“don’t know why you wanted to meet here of all places, Severus” (Quirrell, with a terrible stutter.)

“Oh, I thought we’d keep this private, students aren’t supposed to know about the Philosopher’s Stone after all.” (Snape, icy voice)

Quirrell mumbling something, Snape interrupting him.

“Have you found out a way to get past that beast of Hagrid’s yet?” (Snape)

“but, Severus, I-” (Quirrell, with a stutter)

“You don’t want me as your enemy, Quirrell” (Snape, taking a step towards Quirrell)

“I don’t know what you-” (Quirrell, with a stutter)

“You know perfectly well what I mean.”

Owl hooting, Harry nearly falling out of the tree.

“—your little bit of hocus pocus. I’m waiting” (Snape)

“But I don’t-” (Quirrell, with a stutter)

“Very well. We’ll have another little chat soon, when you’ve had time to think things over and decided where your loyalties lie.” (Snape, who then leaves the clearing.)

I frankly admire this passage, simply because it’s so manipulative, and I always admired manipulation in a writer. Not only does it lead the reader in the wrong direction as to the plot of Book One, but it continues to mislead people throughout the entire series. I think most confusion springs from the last sentence “where your loyalties lie”. The average reader first supposes that Snape A) has told Quirrell that he’s a Death Eater and B) that he’s trying to bully him into leaving Dumbledore and join the dark side. Afterwards, during a second read, when the reader knows that Quirrell is really the servant of Lord Voldemort, the average interpretation turns into C) Snape having told Quirrell that he knows Quirrell is after the Stone because he serves Voldemort and D) that Snape is trying to bully Quirrell to join Dumbledore’s side. In reality, all these assumptions might very well be wrong.

Let’s start with Quirrell. When Harry meets him in the room with the mirror, he doesn’t stutter. He knows the game is up, that he’s been discovered as the servant of Lord Voldemort, and he lets the act drop. If Quirrell thought that Snape knew that Voldemort was hiding in his turban, why would he stutter during their meeting? If C is true, why would Quirrell keep up the act? It’s not like he thinks anybody else will overhear them in the middle of the Forbidden Forest (despite that being the case).

Second thing: Snape isn’t stupid. If he knew that Voldemort was in Quirrell’s turban and he also knew that Quirrell knew that Snape knew (last part very important), he wouldn’t have been so stupid as to confront Quirrell outright and say he was on Dumbledore’s side. Snape survived VWI as a spy and a double agent. Telling Voldemort to his face (or Quirrell’s face as it might be) that he is loyal to Dumbledore would be friggin’ suicide and incredibly stupid, since Voldemort would most likely order Quirrell to kill Snape then and there. And Snape isn’t stupid.

“Your loyalties,” it says. Meaning Quirrell’s loyalties. Nowhere in the conversation are Snape’s loyalties mentioned. Snape never says that he works for Dumbledore and he never says that he works for Voldemort either. He simply asks Quirrell where his loyalties lie and says that Quirrell doesn’t want him—Snape—as his enemy. Now, if he was playing the “my-master-wouldn’t-be-happy-if-you-did-this”-card, why would he say “you don’t want me as your enemy”? Dumbledore and Voldemort are both much more powerful than Snape and would make for much better threats. Still he refers to himself. A little odd maybe?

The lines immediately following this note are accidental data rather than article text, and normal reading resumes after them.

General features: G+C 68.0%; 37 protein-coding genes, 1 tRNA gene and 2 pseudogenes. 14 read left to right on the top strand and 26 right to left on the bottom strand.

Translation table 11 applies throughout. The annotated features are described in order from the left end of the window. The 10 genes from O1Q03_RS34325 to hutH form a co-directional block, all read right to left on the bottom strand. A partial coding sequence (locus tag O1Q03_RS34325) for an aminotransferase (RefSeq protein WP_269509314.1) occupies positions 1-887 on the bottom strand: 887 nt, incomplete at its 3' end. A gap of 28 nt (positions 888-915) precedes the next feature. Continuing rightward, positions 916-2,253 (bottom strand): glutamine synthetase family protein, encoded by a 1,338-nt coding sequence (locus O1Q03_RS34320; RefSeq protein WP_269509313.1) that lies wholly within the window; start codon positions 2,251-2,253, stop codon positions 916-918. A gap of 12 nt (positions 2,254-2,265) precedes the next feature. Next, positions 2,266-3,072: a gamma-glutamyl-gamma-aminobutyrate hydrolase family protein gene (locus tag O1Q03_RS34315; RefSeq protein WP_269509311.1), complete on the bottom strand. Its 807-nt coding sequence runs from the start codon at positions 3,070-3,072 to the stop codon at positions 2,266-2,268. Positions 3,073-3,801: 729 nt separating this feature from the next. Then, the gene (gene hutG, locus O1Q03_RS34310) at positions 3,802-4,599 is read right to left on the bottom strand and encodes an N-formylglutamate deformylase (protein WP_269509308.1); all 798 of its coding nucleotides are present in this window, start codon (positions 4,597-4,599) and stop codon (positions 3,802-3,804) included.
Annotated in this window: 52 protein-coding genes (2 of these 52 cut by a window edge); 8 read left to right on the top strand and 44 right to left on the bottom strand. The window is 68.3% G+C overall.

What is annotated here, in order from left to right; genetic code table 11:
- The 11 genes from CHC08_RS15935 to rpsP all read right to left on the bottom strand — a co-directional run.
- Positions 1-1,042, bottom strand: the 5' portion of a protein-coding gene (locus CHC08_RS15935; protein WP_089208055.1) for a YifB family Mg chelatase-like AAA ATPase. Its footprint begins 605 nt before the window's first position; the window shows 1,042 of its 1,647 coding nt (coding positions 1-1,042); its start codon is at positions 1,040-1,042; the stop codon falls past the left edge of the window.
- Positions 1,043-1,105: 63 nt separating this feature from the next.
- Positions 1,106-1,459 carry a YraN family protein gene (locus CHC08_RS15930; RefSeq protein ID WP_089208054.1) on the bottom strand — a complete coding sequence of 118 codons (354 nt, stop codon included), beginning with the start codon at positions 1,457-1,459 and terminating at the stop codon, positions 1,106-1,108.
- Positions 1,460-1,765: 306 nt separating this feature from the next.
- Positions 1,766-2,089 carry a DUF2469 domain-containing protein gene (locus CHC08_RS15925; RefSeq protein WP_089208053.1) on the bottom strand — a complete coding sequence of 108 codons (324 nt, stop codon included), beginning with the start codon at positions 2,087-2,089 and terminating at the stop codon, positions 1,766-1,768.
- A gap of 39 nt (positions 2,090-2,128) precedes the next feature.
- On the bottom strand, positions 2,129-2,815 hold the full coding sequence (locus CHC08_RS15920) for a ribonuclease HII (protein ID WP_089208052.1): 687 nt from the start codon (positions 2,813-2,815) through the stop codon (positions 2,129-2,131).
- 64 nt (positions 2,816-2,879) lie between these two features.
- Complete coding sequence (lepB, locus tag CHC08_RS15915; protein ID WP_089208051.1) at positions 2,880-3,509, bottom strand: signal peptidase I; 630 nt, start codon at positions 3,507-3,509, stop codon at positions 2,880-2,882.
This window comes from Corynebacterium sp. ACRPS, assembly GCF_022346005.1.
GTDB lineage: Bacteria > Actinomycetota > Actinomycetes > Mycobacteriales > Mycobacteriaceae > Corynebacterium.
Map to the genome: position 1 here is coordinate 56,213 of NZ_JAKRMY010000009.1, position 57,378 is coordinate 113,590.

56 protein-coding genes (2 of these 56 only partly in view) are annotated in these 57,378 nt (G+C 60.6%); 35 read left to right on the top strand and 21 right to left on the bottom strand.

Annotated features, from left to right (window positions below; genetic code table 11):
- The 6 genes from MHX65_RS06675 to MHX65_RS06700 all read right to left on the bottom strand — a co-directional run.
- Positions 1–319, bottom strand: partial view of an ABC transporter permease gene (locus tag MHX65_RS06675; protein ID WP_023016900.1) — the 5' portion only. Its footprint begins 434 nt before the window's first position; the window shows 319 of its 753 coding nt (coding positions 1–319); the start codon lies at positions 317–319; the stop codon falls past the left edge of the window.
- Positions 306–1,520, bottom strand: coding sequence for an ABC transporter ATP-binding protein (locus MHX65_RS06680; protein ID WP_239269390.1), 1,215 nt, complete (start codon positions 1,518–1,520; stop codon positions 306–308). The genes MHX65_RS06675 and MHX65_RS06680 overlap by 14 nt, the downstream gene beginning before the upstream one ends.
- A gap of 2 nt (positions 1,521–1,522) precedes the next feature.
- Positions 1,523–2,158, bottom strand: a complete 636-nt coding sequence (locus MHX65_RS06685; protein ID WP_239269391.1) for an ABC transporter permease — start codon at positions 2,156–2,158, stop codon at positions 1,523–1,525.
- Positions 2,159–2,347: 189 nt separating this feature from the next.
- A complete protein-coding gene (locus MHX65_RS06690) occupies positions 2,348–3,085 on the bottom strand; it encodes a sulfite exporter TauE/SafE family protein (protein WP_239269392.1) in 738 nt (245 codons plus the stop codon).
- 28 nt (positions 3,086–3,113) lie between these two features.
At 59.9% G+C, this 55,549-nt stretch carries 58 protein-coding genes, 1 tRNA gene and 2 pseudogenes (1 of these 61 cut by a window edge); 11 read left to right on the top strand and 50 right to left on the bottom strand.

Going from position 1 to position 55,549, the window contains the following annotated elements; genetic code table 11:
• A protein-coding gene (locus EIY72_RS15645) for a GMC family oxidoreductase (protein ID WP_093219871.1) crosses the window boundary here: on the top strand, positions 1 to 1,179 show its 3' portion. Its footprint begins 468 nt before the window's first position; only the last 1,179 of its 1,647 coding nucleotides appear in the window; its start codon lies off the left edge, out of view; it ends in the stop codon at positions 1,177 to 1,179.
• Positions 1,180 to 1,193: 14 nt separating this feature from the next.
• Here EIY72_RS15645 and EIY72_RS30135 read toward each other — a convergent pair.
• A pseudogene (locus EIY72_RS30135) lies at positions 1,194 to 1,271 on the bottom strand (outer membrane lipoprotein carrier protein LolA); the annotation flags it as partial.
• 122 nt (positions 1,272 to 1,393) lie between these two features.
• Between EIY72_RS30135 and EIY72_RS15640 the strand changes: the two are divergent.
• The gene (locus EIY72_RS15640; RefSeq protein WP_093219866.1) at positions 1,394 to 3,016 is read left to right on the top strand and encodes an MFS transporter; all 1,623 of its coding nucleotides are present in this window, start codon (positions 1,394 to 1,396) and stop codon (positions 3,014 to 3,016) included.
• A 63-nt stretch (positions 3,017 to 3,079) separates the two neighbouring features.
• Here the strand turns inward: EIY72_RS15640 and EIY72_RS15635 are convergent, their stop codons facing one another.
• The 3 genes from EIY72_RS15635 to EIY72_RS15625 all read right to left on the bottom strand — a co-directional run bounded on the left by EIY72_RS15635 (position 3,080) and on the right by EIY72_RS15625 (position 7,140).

The most important thing to realise is that we A) don’t have the context and B) we don’t have the conversation in its entirety. What we have is just enough to make us jump to the wrong conclusions along with Harry.

To me, it sounds like Snape is claiming to be on nobody’s side, or rather, on his own side. “You don’t want me as your enemy.” Based on Quirrell’s stutter, I would also guess that Quirrell thinks that Snape doesn’t know that Voldemort is actually in his turban and that he’s keeping up the “I’m-just-a-weak-and-scared-teacher”-act because of this. I think the most logical explanation to fill in the blanks would be that Snape’s pretending not to know about Voldemort and he’s pretending to want the Stone for himself (what Death Eater and person with questionable morals wouldn’t?!). He’s thus trying to “convince” Quirrell to help him get the Stone. Quirrell, at the same time, plays his role as the scared professor, choosing not to enlist Snape’s help in getting the Stone (also for himself, nothing saying that a DADA professor can’t be a little greedy).

It’s really logical if you think about it. Imagine that you’re Lord Voldemort. You are vapour and have been so for ten years. Your first good chance in a decade to get back in the game is the Philosopher’s Stone. One of your Death Eaters is after the Stone. You can understand why—immortality and unlimited riches. Heck! You’d try to steal it if you were in his shoes. This Death Eater also happens to be a master Occlumens so you can’t really look into his mind to see what his motivations are, but you don’t really need to because trying to steal the stone makes a whole lot more sense than not trying to do it. If you were to reveal yourself to him in your current fragile state, you don’t know what he would do. You’re weak at the moment, he might very well sacrifice you to further his own goals (heck, you would have!). Why would he give the Stone to you when he could take it himself? Best to pretend you’re just an intimidated teacher and try to beat him to it. Shouldn’t be too hard… If you look at it like this, it really gives it another spin, don’t you think? It still fits very well with the overheard conversation, only this time, Snape’s seemingly after the Stone for egoistic reasons and is trying to bully Quirrell into helping him get it. The ‘”your loyalties”’ would in this case refer to a choice between staying loyal to Dumbledore and being loyal to your own ambitions. Snape probably offered Quirrell a nice deal if he would help him. It’s said that Voldemort doesn’t understand love, but there is nothing to suggest that he wouldn’t understand greed, and, in this scenario, greed would be both the major motivator for Snape and the main temptation presented to Quirrell. Voldemort would understand this. It would make sense. After all, he’s built most of his circle on bribery and intimidation.